It was a shot out of the blue for Lynch.
“He called me and asked if I had any interest in doing talk radio,” Lynch said. “I had no interest. But we met and he outlined what he wanted the show to be . . . to not just have the news. It sounded interesting and we just clicked. We had a meeting of minds.”
And Lynch was certainly local and a newsie: A Class of 1991 Shenendehowa High School grad and a graduate of Siena College, where Lynch used to contribute hourly news updates to the college’s radio station, 88.3 WVCR.
Initially, there was no firm idea of what the show should cover, but Custer and Lynch decided they wanted to present the top three news stories of the day and infuse those stories with information about health, pop culture, travel, sports, or any topic including stories about their own private lives. That formula continues today.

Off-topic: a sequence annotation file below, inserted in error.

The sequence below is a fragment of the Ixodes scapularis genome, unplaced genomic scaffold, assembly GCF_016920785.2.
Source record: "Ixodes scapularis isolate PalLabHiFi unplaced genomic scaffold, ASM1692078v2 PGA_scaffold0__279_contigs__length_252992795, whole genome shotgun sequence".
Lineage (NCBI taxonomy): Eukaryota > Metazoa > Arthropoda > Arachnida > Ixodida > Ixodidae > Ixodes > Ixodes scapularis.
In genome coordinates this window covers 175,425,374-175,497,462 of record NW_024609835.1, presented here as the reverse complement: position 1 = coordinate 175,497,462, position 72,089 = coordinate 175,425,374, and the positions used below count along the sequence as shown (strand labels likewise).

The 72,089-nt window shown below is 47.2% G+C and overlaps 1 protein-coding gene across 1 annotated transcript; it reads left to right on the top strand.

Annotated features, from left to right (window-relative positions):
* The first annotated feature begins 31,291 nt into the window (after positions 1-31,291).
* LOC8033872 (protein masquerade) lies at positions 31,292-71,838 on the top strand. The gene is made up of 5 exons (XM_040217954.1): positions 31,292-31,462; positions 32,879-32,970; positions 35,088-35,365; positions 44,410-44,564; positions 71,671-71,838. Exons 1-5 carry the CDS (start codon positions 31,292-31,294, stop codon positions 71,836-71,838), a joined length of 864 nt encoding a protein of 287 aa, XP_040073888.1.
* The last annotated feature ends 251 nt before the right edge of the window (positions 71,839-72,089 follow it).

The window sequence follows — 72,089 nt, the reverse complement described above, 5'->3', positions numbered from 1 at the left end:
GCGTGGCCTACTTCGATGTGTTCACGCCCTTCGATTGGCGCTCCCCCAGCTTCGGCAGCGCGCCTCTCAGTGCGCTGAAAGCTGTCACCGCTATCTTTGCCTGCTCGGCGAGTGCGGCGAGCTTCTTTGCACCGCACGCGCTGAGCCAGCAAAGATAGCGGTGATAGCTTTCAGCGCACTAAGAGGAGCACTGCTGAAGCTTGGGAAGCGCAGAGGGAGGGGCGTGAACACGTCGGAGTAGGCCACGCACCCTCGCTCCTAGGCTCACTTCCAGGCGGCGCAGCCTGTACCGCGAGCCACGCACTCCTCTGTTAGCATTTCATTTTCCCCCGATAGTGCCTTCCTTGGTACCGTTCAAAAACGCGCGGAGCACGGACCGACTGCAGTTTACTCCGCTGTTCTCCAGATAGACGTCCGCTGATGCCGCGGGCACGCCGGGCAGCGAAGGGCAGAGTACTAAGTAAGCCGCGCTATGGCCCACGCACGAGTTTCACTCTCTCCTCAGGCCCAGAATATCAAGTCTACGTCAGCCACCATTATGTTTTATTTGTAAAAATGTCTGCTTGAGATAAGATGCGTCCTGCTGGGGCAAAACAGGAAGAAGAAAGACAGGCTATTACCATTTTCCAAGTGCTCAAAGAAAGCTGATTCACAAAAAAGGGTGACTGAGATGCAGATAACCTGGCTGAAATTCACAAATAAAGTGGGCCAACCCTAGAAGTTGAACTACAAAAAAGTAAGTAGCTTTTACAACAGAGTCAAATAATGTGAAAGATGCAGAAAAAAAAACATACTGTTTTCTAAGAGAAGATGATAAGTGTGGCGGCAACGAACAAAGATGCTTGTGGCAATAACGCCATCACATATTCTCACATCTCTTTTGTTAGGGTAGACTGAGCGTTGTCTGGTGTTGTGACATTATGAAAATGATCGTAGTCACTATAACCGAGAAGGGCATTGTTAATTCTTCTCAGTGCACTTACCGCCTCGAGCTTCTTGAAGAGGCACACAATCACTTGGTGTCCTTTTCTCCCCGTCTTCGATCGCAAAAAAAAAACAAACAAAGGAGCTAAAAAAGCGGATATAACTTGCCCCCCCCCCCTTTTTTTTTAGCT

“We have a clear division between the show and the other reporters,” Lynch said. “They’re neutral but we talk about the issues. This was quite a change for me from my previous background. (Lynch spent 15 years as a television reporter at Utica’s WKTV and the local NBC affiliate, WNYT Channel 13.) It took some coaxing for me to give my opinion.”
On occasion, they’ve disagreed, Lynch said, but they always remain very respectful in discussing the issues.
“It’s good banter,” she said.
And Custer said he felt lucky that she agreed to do the show.
“She’s very honest and forthcoming,” he said. “You need that with radio.”
Their concerns about the audience response to the new team were put to rest within weeks.
“The first ratings were great. The audience accepted us immediately,” Custer said. “Because of the internet everyone’s connected. You can’t be behind your audience. Radio is a very intimate medium and people are passionate. They’re very proactive. We get tons of feedback. People have been very helpful. Frequently, we get suggestions about subjects we haven’t covered or opinions that expand our understanding. The audience is very sharp.”
They’ve also found a way to stay upbeat despite the early hours.
“You wouldn’t have a morning show without caffeine,” Custer said laughing.